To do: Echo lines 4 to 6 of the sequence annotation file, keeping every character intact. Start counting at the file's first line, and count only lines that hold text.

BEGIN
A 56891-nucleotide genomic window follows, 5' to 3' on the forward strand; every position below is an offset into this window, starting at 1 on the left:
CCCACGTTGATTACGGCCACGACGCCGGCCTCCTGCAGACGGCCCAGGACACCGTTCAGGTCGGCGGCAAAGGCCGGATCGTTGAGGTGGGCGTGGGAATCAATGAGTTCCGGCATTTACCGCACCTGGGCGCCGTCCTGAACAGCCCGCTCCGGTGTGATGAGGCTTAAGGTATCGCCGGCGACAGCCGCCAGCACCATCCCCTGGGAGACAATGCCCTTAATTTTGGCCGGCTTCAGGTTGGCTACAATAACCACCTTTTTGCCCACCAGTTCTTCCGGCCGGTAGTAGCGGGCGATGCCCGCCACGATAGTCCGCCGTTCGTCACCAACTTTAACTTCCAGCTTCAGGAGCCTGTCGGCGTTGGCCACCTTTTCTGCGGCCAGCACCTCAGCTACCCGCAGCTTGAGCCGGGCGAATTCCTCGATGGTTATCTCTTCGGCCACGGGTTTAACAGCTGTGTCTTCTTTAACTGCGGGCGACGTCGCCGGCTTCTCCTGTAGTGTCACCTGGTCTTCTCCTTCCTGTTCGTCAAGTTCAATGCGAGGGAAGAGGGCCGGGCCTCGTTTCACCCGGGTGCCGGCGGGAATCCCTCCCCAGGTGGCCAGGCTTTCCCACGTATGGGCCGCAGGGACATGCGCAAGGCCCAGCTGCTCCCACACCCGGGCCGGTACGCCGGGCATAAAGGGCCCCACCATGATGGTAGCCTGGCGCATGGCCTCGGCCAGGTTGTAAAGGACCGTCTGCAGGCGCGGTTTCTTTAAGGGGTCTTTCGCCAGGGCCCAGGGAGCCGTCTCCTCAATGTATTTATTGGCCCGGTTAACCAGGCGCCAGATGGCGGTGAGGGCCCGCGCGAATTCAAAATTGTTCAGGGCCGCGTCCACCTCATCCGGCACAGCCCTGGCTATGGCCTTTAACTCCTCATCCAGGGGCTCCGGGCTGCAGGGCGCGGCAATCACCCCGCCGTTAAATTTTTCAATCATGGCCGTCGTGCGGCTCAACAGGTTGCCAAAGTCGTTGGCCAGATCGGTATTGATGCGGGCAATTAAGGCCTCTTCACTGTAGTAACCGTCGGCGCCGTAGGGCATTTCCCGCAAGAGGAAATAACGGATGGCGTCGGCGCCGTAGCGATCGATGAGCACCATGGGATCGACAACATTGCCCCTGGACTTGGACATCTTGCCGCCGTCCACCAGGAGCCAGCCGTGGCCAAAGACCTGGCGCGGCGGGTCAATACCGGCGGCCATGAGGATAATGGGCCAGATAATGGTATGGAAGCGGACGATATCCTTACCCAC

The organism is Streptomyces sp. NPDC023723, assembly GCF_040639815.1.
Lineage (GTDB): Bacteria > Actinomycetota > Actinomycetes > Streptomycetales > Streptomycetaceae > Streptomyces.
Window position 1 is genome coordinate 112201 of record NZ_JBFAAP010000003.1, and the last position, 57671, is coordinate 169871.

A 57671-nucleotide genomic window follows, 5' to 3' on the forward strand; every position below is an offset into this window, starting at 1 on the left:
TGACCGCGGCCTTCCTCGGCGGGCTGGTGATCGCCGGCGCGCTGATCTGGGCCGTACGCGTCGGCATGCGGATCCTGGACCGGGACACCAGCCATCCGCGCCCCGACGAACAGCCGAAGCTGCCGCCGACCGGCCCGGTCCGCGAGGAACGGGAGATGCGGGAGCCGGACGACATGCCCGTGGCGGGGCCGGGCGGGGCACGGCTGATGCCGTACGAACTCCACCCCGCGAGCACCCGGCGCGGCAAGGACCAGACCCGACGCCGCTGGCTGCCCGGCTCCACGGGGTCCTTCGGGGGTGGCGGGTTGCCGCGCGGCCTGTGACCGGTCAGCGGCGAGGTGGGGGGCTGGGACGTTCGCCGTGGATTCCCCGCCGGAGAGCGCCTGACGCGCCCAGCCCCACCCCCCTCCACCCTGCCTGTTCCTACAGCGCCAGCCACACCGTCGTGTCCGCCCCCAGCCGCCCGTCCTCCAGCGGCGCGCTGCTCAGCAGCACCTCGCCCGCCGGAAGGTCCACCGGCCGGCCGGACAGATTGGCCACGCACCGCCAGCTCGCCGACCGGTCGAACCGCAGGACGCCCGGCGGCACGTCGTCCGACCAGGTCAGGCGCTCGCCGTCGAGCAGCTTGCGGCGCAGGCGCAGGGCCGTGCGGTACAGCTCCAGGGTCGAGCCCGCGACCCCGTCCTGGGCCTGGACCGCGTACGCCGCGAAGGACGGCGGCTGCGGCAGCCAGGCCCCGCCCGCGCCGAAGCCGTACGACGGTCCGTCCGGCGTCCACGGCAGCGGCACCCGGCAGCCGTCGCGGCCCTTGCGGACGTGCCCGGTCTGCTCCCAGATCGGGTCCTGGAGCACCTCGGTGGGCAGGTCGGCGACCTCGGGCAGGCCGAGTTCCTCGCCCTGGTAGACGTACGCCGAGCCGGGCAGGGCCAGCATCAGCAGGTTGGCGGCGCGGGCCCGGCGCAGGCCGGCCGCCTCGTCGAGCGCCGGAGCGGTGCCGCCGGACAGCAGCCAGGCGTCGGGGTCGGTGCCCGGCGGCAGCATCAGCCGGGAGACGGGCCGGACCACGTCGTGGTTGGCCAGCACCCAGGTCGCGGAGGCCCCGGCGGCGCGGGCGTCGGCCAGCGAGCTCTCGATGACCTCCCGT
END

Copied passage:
Lineage (GTDB): Bacteria > Actinomycetota > Actinomycetes > Streptomycetales > Streptomycetaceae > Streptomyces.
Window position 1 is genome coordinate 112201 of record NZ_JBFAAP010000003.1, and the last position, 57671, is coordinate 169871.

A 57671-nucleotide genomic window follows, 5' to 3' on the forward strand; every position below is an offset into this window, starting at 1 on the left: